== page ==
It’s been shown that you can be young, thin, female, and not snore, and still have significant obstructive sleep apnea. Physicians must get rid of the idea that you have to be an overweight, big-necked man who snores heavily to have obstructive sleep apnea. Even if you do fit the classic stereotype for someone with sleep apnea, this diagnosis is rarely made. A recent study from Sweden showed that 50% of women aged 20-70 had significant levels of obstructive sleep apnea. If you extrapolate this figure to a more obese US population, and knowing that men have much higher rates of obstructive sleep apnea compares with women, you can see the frightening implications. Untreated
I’m not saying that everyone has obstructive sleep apnea. What I am saying is that being susceptible to sleep-breathing problems is a normal part of being a modern human being, whether or not you have obstructive sleep apnea. Even if you’re totally normal and sleep well, think about the last time you had a bad cold. What happened to your sleep? Did you toss and turn all night? Think about a flimsy straw as you pinch the tip. What happens to the middle part?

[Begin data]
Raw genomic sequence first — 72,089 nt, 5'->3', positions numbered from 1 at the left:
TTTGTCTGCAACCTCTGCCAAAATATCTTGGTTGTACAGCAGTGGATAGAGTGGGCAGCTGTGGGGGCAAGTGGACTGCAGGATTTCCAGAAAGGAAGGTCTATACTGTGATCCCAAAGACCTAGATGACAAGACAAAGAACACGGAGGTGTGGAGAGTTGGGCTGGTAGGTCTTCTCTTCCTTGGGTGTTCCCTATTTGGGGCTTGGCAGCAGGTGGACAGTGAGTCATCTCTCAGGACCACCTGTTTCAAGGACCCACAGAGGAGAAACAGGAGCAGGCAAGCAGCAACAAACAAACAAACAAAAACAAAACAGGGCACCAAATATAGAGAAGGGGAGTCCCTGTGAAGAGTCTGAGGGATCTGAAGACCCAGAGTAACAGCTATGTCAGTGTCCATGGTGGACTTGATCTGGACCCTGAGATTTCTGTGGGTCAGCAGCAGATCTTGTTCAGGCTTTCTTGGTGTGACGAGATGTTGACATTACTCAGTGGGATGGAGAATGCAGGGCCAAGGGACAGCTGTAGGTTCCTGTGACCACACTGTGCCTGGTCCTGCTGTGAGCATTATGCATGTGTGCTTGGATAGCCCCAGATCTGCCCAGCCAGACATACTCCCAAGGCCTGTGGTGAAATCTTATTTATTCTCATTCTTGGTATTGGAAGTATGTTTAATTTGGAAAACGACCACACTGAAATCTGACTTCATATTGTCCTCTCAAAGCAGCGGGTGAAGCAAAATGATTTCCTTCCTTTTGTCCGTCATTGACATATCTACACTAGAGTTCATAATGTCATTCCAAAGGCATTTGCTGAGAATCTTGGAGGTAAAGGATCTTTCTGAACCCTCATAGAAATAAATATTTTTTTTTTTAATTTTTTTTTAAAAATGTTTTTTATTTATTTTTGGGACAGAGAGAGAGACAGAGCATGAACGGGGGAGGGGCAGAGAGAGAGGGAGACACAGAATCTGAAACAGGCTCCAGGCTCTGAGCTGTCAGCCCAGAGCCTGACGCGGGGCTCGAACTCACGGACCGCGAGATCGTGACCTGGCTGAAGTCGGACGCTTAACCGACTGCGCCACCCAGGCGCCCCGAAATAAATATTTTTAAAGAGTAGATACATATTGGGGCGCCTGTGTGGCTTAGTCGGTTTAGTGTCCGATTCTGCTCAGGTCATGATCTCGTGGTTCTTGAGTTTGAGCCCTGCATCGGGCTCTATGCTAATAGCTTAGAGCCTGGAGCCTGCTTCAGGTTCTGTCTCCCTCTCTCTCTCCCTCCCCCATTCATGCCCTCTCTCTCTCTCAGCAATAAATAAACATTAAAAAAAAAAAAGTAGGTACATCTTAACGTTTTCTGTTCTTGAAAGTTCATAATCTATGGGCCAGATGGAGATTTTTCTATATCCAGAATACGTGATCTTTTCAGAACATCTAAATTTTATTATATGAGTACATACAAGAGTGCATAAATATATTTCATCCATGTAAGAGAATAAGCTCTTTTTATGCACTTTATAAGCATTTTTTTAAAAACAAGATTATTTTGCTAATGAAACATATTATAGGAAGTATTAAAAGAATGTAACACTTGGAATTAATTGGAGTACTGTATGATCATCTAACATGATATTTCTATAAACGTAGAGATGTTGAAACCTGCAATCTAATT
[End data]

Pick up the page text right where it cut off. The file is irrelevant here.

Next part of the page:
The next time you hear your bed-partner or young child snore, or if you have chronic nagging health problems that just won’t go away, think first about addressing an underlying sleep-breathing problem. Similar to Achilles’ fate, this vulnerability in our anatomy can lead to numerous chronic illnesses, or even death.